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Comparing & Ordering Decimals Lesson

Decimal-Fraction Conversions Lesson

Simplifying Fractions Lesson

Adding/Subtracting Like Fractions

Comparing & Ordering Decimals Quiz

Decimal-Fraction Conversions Quiz

Vocabulary mouseover for definition

Decimal

Another way to express a fractional part using powers of ten Decimal Places

Digits to the right of the decimal point Decimal Point

Symbol that separates the whole number from the fractional part Tenths

The first place right of the decimal point Hundredths

The second place right of the decimal point Thousandths

The third place right of the decimal point <

Less than >

Greater than =

Equal to Terminating Decimal

a decimal value that ends or terminates

example: 0.5, 3.44, 0.78 Repeating Decimal

a decimal value that repeats and continues on to infinity

example:

0.33 = 0.333333 continues on

0.4747=0.47474747 continues on Equivalent Fractions

Value of the fractions are the same Numerator

Top number in a fraction Denominator

Bottom number in a fraction Common Denominator

Denominators that are the same number Uncommon Denominator

Denominators that are not the same number Simplify Change fraction to its lowest terms Greatest Common Factor

The largest number that will divide into 2 or more numbers evenly Least Common Multiple

The smallest number that 2 or more numbers can be divided into evenly Convert

To change Improper Fraction

a fraction where the numerator is greater than the denominator Proper Fraction

a fraction where the numerator is less than the denominator Mixed Number

contains an integer, generally a whole number and a fractional part The Big One

The Big One: a fraction = to one whole, where the numerator and denominator are the same. Ex: 4/4, 5/5, 8/8.

Similar Content

Comparing & Ordering Decimals Lesson

Decimal-Fraction Conversions Lesson

Simplifying Fractions Lesson

Adding/Subtracting Like Fractions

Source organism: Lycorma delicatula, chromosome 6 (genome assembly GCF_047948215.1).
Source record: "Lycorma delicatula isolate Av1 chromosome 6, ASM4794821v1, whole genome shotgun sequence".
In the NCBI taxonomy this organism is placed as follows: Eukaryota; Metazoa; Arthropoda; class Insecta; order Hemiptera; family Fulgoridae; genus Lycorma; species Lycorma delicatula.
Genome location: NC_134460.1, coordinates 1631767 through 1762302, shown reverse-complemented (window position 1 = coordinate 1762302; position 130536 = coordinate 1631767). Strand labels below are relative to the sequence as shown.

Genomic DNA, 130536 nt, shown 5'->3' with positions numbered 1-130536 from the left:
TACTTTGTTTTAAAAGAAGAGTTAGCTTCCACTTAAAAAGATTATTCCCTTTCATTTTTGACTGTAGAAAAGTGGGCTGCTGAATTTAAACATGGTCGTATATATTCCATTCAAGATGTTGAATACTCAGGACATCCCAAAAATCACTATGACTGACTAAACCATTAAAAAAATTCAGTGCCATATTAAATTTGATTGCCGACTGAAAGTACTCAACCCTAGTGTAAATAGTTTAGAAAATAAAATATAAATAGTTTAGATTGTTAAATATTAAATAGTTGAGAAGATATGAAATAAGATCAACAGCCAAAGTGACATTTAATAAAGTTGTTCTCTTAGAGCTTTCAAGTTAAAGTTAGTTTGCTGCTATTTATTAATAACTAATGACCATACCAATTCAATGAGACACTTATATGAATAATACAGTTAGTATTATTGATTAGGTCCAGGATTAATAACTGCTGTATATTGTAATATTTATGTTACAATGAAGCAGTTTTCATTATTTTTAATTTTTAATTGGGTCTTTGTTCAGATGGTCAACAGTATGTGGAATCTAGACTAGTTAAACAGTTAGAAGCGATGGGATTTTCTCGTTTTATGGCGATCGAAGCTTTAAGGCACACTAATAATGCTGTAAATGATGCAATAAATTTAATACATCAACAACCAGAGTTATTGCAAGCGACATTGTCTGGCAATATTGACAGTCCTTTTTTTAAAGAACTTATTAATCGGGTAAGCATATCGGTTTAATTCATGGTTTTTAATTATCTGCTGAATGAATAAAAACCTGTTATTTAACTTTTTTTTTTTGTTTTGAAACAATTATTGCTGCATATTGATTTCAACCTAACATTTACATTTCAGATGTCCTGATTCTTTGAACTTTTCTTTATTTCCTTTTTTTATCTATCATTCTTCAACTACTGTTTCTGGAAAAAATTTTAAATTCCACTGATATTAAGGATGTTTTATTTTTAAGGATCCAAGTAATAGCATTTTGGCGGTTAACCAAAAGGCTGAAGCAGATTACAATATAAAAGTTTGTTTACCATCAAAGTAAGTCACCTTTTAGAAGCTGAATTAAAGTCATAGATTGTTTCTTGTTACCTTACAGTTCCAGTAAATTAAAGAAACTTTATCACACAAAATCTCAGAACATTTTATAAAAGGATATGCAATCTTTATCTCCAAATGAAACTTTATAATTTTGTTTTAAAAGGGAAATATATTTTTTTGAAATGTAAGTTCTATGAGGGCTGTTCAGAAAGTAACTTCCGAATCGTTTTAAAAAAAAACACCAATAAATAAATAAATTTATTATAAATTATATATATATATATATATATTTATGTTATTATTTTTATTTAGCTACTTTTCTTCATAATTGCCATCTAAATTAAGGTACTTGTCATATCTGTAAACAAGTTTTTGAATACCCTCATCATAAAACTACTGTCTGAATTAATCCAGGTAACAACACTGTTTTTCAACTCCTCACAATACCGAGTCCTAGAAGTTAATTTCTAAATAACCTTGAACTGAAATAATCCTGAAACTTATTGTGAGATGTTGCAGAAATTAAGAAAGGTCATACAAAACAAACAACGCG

Comparing & Ordering Decimals Quiz

Decimal-Fraction Conversions Quiz

Vocabulary mouseover for definition

Decimal

Another way to express a fractional part using powers of ten Decimal Places

Digits to the right of the decimal point Decimal Point

Symbol that separates the whole number from the fractional part Tenths

The first place right of the decimal point Hundredths

The second place right of the decimal point Thousandths

The third place right of the decimal point <

Less than >

Greater than =

Equal to Terminating Decimal

a decimal value that ends or terminates

example: 0.5, 3.44, 0.78 Repeating Decimal

a decimal value that repeats and continues on to infinity

example:

0.33 = 0.333333 continues on

0.4747=0.47474747 continues on Equivalent Fractions

Value of the fractions are the same Numerator

Top number in a fraction Denominator

Bottom number in a fraction Common Denominator

Denominators that are the same number Uncommon Denominator

Denominators that are not the same number Simplify Change fraction to its lowest terms Greatest Common Factor

The largest number that will divide into 2 or more numbers evenly Least Common Multiple

The smallest number that 2 or more numbers can be divided into evenly Convert

To change Improper Fraction

a fraction where the numerator is greater than the denominator Proper Fraction

a fraction where the numerator is less than the denominator Mixed Number

contains an integer, generally a whole number and a fractional part The Big One

The Big One: a fraction = to one whole, where the numerator and denominator are the same. Ex: 4/4, 5/5, 8/8.

When in the world would I ever need to use decimals? You use decimals everyday. We have 10 fingers and decimals are based on powers of 10. There are many reasons that we may need to deal with decimals to accommodate us in this life. Whether we multiply or divide them, add them or subtract them, and/or just plain convert them, we can't get away from them.

Money is a big reason, measurement is another, if we convert fractions to decimals sometimes we can solve problems more easily, and of course, working out math problems are just a few of the activities that require us to have a knowledge of working with these numbers. BUT HAVE NO FEAR! Decimals are just numbers that have a decimal point in them.